For a couple of days last month, I ate the same foods as some of the fastest people on the planet — the Kenyans.
I stayed at the same hotel and ate in the same dining room as the Kenya Olympic Marathon team while working on a radio story about how this impoverished nation produces some of the best endurance runners in the world.
The marathoners were training in the celebrated runners' center of Iten in the weeks before their trip to London for the big race today. I can report that their food is bland in the extreme, but then, they're not eating for taste, they're eating for fuel.
Kenya's Kalenjin tribe — you usually find "Kip" in their surname — are legendary at winning medium- and long-distance races. For the past 40 years, they are the reason Kenya has dominated road running more than any other country. There's no secret to their success: They train at high elevation (Iten is 8,000 feet above sea level), which gives them strong hearts and lungs; they start running at early ages (some preteens will run 14 miles a day to and from school); and many are poor. They see winning races as the only escape from rural poverty.
And they eat pretty healthy, as do most Kenyans who have food. As I looked at the lean, quiet, sinewy young men and women sitting down to dinner, I saw plates piled high with carbohydrates.
"It's just normal Kenyan food — vegetables, spaghetti, ugali," said Wilson Kipsang, captain of the Kenyan marathon team.
The national dish, ugali, is a corn mush made from cornmeal and water that has the consistency of mashed potatoes and almost no taste; Kenyans usually sop it into whatever else is on the plate. Githeri is a mixture of boiled corn and kidney beans. Sukuma wiki is chopped boiled kale, which desperately needs Tabasco sauce. The competitive runners seldom eat meat. Beans supply most of their protein. For a snack, the runners eat roasted corn on the cob. No salt.
There are no vitamins or mineral supplements, no special protein drinks or sports drinks pumped full of electrolytes that you might find in Olympic kiosks and every corner store in other countries.
"It is a paleolithic diet," says Dr. Vincent Onywera, senior lecturer at Kenyatta University's Department of Exercise Science. "It borrows heavily from our forefathers who lived on fruits, vegetables, roots and lean meat."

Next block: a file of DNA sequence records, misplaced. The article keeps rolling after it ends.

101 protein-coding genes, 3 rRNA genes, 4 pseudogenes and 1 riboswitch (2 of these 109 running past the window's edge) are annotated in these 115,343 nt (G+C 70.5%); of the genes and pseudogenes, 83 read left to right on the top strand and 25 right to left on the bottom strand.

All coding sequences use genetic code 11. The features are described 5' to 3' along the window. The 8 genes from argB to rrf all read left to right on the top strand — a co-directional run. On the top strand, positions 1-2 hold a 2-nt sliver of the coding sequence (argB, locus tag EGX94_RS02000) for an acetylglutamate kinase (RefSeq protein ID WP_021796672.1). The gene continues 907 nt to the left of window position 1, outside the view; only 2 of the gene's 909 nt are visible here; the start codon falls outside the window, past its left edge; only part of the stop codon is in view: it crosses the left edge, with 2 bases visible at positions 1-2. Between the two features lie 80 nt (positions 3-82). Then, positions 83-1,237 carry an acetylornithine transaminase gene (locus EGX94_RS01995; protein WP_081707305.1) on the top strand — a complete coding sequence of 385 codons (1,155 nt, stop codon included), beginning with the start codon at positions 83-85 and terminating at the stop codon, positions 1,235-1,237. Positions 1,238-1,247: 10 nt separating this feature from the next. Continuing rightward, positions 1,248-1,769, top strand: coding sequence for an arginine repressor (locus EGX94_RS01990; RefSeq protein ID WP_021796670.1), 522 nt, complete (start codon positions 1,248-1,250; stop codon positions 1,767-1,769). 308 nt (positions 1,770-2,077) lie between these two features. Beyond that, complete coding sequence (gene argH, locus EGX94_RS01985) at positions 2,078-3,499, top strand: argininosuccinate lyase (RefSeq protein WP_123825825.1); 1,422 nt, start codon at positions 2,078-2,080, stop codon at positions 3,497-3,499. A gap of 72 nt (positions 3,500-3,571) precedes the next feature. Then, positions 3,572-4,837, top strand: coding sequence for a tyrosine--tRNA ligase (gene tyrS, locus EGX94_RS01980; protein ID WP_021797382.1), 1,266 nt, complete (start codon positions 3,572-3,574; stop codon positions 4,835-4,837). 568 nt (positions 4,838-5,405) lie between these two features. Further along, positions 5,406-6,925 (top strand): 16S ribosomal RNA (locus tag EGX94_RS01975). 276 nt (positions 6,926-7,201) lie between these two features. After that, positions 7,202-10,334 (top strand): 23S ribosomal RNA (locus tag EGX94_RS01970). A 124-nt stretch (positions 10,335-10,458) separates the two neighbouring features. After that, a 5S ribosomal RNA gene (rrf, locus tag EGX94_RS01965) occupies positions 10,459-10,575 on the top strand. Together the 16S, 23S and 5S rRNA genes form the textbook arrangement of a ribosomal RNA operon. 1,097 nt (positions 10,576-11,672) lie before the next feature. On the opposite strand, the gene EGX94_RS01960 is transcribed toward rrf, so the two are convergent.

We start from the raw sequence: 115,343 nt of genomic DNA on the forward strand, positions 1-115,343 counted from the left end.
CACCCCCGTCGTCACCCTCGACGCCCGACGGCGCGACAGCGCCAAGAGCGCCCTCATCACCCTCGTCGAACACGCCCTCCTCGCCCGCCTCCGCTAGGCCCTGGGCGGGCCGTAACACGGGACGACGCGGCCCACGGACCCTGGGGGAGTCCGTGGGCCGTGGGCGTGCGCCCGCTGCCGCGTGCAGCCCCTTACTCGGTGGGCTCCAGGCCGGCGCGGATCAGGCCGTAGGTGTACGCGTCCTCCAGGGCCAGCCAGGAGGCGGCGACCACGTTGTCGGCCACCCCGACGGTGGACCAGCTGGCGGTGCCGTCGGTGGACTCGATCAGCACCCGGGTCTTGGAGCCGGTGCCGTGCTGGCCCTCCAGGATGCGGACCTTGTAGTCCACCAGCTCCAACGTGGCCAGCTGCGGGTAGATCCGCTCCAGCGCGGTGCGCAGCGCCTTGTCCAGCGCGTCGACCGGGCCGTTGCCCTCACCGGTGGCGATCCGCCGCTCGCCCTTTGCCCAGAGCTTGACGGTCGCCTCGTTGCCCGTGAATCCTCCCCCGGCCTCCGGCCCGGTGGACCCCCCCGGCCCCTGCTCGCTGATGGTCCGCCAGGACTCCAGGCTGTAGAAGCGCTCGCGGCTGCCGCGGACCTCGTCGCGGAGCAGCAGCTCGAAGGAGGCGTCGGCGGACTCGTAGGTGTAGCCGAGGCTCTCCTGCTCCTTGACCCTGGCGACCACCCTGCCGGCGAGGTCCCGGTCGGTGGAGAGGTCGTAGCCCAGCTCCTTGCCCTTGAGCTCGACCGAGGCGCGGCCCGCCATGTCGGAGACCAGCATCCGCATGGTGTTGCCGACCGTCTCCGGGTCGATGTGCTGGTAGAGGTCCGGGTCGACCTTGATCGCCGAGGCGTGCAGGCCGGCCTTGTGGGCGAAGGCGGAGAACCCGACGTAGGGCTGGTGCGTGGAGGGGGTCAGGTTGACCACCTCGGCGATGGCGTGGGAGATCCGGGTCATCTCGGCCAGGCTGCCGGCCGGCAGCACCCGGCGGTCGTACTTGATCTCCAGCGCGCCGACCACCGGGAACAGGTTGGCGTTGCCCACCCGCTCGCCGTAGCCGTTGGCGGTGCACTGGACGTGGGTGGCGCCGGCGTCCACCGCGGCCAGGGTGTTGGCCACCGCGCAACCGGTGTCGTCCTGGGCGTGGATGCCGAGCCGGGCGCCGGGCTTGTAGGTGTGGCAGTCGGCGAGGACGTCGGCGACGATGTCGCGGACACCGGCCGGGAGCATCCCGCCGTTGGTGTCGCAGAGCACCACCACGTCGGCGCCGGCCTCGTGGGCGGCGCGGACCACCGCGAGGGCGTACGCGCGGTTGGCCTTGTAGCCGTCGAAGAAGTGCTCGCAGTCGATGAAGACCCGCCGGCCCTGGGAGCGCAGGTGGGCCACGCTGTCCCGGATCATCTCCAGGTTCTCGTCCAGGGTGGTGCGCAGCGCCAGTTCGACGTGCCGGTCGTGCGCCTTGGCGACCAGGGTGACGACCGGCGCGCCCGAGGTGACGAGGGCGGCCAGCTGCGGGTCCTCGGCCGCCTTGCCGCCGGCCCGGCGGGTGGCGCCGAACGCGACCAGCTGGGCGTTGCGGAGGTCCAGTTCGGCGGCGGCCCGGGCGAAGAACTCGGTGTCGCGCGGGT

He studied a group of Kenyan runners for two weeks in 2004, for his dissertation, to find out what made them invincible. His conclusion?
"They eat food eaten by ordinary Kenyans. You wouldn't expect an Olympian to eat what they eat. The cook is not a sports dietician, just a woman from the village," he said, chuckling.
Another amazing element of the Kenyan runner's diet is their fluid intake.
One morning, my driver, Joshua Mutuku, and I found a spot beside a dirt road where we could watch the regular morning run. Hundreds of aspiring athletes — and a few world record holders — ran past us with efficient, relaxed strides in their daily 30- to 40-kilometer course along the rust-colored paths surrounding Iten. Not one of them carried a water bottle. At the end of these high-performance runs, they came back and drank tea mixed with raw cow's milk and a bit of sugar.
"They take the milky tea, that is all. It is hard to believe," says Onywera. "This might explain why they compete well. When you see Kenyan runners running the marathon, they rarely take the water." Marathon runners have had a kind of a love-hate relationship with water over the years — some say losing fluids maximizes performance (but drinking for thirst is probably best, science says).
The sight of the Kenyan runners thundering past was so inspiring that, afterwards, Mutuku quietly ducked into a running store in Iten and came out holding a used pair of Nikes.
"I will now start to run," he said, beaming.
UPDATE: All three of the London Olympics marathoners who took home medals trained in Kenya — Kenyan Wilson Kipsan, who won bronze, Kenyan Abel Kirui, who took the silver, and Ugandan Stephen Kiprotich, who took the gold.